How Much Home People Are Getting For Their Money Compared To The Past


Home affordability has been a popular topic for the past few years as prices rose and interest rates shot up. First-time homebuyers have complained that they need to spend more to get less than their parents did and industry leaders say they are somewhat right.

Andrew Lokenauth, publisher of, said that last year the median home price was $428,700 and that with a 20% down payment of $85,740, the mortgage amount would be $342,960. This would require 34.2% of the median household income of $79,900 to cover the monthly principal and interest payments, he said.

Lokenauth noted that in 1950, the median home price was $7,400. With 20% down, the mortgage amount would be $5,920, requiring 20% of the median household income for monthly payments.

In 1970, the median home price was $17,000. With 20% down, the mortgage amount would be $13,600, requiring 24% of the median household income for monthly payments.

Queuing up 1990, the median home price was $79,100. With 20% down, the mortgage amount would be $63,280, requiring 25% of the median household income for monthly payments, Lokenauth said.

Kenneth Travis, president and CEO of Greenlight Mortgage in Longview, Texas, said how much house people can get for their money has changed over the years.

The caveat is that it depends on – you guessed it – location.

“If folks are using 34.2% of their median income on home payments, that probably gets them an average-sized house with the usual stuff. But it really depends on where they’re buying. Some places might offer a smaller house, and others a bigger one for that price,” Travis said. “It’s always been a mix of how much houses cost and what the loans are like.”

Travis said that in 1950, following the war, “a lot of people wanted houses. The loans were different then, with usually shorter times to pay back. Houses were simpler and smaller but were generally good for that time.”

Things got pricier in the 70s because of money issues in the country, he continued.

“Houses got a bit bigger, and they started having more modern things in them. But the loans were more expensive because of higher interest,” Travis said.

By 1990, there were a lot of different house types and sizes. Loan interests got a bit better, so people might’ve gotten a nicer or bigger house than before. But in some big cities, house prices went up a lot, Travis said.

So although Millennials may be correct in saying they are spending more of their income to pay for an average home, house sizes and amenities have improved over the years as Americans demand to live in more comfort. And the argument about interest rates is true, but past generations have also had to contend with high rates as part of the borrowing process.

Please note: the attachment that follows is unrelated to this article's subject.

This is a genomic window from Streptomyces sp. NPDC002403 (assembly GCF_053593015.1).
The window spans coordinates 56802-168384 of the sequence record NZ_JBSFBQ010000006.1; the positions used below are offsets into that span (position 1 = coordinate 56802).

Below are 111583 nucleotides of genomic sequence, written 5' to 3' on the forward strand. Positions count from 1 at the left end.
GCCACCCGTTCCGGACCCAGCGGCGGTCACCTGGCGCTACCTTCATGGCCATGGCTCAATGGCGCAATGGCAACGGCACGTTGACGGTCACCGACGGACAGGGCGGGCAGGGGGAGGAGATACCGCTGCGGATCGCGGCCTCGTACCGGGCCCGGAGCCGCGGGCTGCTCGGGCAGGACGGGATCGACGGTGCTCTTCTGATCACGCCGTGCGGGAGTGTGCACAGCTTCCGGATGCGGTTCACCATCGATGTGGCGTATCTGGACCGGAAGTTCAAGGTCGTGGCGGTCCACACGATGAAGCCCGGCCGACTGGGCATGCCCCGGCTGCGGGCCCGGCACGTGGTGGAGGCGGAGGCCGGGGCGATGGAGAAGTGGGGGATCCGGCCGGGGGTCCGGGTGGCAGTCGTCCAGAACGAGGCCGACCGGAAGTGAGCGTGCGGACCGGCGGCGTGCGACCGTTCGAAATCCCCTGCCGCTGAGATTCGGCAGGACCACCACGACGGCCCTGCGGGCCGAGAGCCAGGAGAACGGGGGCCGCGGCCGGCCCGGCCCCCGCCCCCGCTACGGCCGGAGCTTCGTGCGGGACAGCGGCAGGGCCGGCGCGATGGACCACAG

It’s not just prices and interest rates that have held some buyers back recently.

Last year, 9.1% of home purchase applications received the nix. The culprit: “insufficient funds.” That came in at a greater frequency than at any other time since records began in 2018, the Consumer Financial Protection Bureau reported, according to

Matthew Gardner, chief economist of Windemere Real Estate, explained that a greater number of mortgages are getting the thumb’s down “because lenders continue to tighten lending standards.”

Significant net shares of banks reported having tightened standards on non-qualified-mortgage jumbo residential loans and HELOC’s, while a moderate net share reported doing similarly with standards on QM jumbo, non-QM non-jumbo, sub-prime, and QM non-jumbo, non-GSE eligible loans, Gardner told The Mortgage Note. He did note that, by contrast, only modest net shares of banks reported tightening standards on GSE-eligible and government loans.

Despite the difficulties, a mortgage is how a majority of people, especially first-time buyers, get onto the ladder of homeownership and there are benefits.

A residential mortgage “allows a home buyer to spread out the purchase price; minus the down payment, but inclusive of interest on the unpaid balance of the loan — over the life of the loan,” which is often 30 years, said Lawrence White, a Robert Kavesh Professor of Economics at the Stern School of Business at New York University.

“This greatly increases the affordability of buying a house,” White said.

How Much Do Americans Owe On Their Homes?

Overall, Americans are on the hook for $12.14 trillion on 84 million mortgages, according to LendingTree. The proof’s on their credit report where, per person with a mortgage, it added up to an average of $144,593. In the country, 70.2% of consumer debt is represented by mortgages.

But that’s not the end of the story. Americans, bless those very same cards, were looking down the barrel of a $349 billion tab on 13.1 million home equity lines of credit or HELOCs. Per account, that equates to an average of $26,702. As for outstanding HELOC debt: it chimes in at a rate of U.S. consumer debt of 2.0%.

By state, average loans were highest in Hawaii at $464,994, the District of Columbia at $355,986, and Utah at $295,704. They were lowest in West Virginia at $150,245, Indiana at $161,580, and Michigan at $160,707.

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